Arepas are eaten for breakfast in Colombia and Venezuela, and made out of ground corn. Arepas also can include an egg -- arepas de heuvo -- or other ingredients. I wanted to learn how to make arepas de heuvo because, well, they are divine.
Arepas are fried -- twice. There is nothing healthy about this dish, except that you have a deep sense of satisfaction after you eat it. When I eat arepas de heuvo, I splash a little hot sauce on top.
Okay, so here are arepas de heuvo, step-by-step. While you are whipping up the dough and making other preparations, also have a medium-sized pot of oil on the stove. The arepas are going to be fired and will need room to float and fluff up. The oil should be at a boil, but not furious.
Take about two cups corn flour and combine with a little water until doughy.
Chop a small red onion and a tomato and combine with salt and pepper. This mixture will be spooned into each arepa.
Let the dough sit for a few minutes and check to see if it the texture is still doughy, not sticky.
Fry up the onions and tomatoes in a little bit of oil and stir.
Work the dough again with your hands.
Pull some of the dough and roll into a ball. The ball should be little over an inch in diameter.
Put out a plastic bag -- saran wrap will not work -- and put a little oil on it, and spread it around with your hands.
Place the ball of dough on to the plastic surface.
Cover half the plastic sheet over the ball.
Flatten with a cutting board.
Once you have a few of these corn flour discs on hand, begin frying them. Each arepa should fluff up a bit, creating a dome and some room in between the top and bottom layers. It doesn't have to be a lot of room -- just enough for you to cut in there later and insert an egg and the onion and tomato mixture.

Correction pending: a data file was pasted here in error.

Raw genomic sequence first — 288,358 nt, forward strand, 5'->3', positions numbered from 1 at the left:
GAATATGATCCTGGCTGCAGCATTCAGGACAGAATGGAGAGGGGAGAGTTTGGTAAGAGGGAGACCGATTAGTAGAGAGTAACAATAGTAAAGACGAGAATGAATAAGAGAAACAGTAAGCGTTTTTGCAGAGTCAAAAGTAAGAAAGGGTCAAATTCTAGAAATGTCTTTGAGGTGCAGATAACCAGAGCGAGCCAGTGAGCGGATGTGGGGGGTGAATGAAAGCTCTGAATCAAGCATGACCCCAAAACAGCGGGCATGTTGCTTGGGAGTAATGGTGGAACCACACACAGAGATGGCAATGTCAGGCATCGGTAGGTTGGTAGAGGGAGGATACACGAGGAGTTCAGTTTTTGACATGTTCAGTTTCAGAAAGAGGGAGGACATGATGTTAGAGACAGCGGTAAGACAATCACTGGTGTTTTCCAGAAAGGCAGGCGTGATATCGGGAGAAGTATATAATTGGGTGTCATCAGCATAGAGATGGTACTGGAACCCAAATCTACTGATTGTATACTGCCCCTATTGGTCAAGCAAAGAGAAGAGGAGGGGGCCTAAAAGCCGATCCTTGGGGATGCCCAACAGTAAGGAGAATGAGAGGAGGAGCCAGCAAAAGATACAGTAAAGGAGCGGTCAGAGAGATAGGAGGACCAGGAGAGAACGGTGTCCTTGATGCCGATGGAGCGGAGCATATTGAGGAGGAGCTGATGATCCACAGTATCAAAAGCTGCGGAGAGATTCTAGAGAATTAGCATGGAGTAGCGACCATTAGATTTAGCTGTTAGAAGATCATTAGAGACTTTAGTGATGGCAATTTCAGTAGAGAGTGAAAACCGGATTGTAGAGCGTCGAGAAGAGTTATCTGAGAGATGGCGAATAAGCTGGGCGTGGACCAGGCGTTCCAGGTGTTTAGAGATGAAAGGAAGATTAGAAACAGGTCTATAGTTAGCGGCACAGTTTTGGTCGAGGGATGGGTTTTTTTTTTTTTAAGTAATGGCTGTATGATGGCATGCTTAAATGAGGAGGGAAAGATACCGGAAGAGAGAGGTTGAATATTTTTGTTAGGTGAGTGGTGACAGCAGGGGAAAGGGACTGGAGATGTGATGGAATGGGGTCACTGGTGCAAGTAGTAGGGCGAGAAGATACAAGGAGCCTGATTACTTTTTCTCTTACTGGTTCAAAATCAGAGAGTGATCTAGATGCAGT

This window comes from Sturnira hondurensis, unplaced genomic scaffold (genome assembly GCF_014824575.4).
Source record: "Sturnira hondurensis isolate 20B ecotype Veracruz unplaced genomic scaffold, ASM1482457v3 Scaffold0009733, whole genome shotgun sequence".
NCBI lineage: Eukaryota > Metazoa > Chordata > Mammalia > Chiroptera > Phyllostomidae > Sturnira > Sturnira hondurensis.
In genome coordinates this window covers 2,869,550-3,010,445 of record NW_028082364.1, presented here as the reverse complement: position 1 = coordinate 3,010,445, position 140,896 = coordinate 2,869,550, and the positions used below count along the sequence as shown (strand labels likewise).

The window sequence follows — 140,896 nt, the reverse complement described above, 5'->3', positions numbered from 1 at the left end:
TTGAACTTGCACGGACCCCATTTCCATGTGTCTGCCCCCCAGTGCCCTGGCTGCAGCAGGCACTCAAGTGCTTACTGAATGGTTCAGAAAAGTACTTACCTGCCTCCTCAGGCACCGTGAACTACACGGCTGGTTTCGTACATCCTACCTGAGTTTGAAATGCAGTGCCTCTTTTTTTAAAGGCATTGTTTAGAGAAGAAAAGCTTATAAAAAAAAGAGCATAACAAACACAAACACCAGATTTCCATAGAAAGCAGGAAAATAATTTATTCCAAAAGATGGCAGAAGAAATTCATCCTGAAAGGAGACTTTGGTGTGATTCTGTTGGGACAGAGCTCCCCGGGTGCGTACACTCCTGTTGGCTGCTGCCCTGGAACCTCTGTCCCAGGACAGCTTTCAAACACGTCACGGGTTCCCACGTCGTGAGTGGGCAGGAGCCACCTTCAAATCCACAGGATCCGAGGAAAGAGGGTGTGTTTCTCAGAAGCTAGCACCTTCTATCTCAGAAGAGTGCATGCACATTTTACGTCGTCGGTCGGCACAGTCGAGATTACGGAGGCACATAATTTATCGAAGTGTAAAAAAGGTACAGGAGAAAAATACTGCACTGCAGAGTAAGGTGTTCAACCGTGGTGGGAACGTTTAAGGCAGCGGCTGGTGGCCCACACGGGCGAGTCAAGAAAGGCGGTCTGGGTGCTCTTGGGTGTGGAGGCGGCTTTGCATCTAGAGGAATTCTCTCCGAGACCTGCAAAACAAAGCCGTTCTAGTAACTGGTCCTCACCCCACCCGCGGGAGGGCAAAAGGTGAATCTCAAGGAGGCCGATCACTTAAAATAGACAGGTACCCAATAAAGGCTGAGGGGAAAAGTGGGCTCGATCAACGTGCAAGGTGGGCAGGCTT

Once the arepas have fluffed up, let them sit in a steel colander to drain and cool.
You will fill each arepa individually before frying, so stack up a few before beginning this next step. Crack each egg into a small measuring cup with a spout.
Then cut a one-to-two-inch slit into the arepa.
Put a teaspoon of the onion and tomato mixture through the cut.
Pour in the egg.
And back it goes into the bubbling oil. Some of the egg does pour out. For the arepas where a significant amount of egg had come out, Gledis put them aside; they did not make the final cut.
Let the egg-filled arepas drain in the colander, and then they're ready.
I love arepas with hot sauce, but Gledis made concoction: a few tablespoons of yogurt or sour cream, and a few teaspoons of zippy salsa.
This is the salsa Gledis used.
This is our breakfast table. I put the yogurt mixture on top of the arepa, and when I cut into it, the yolk poured out. Fabulous. Gledis also made a few arepas with nothing in them, and a few with cheese.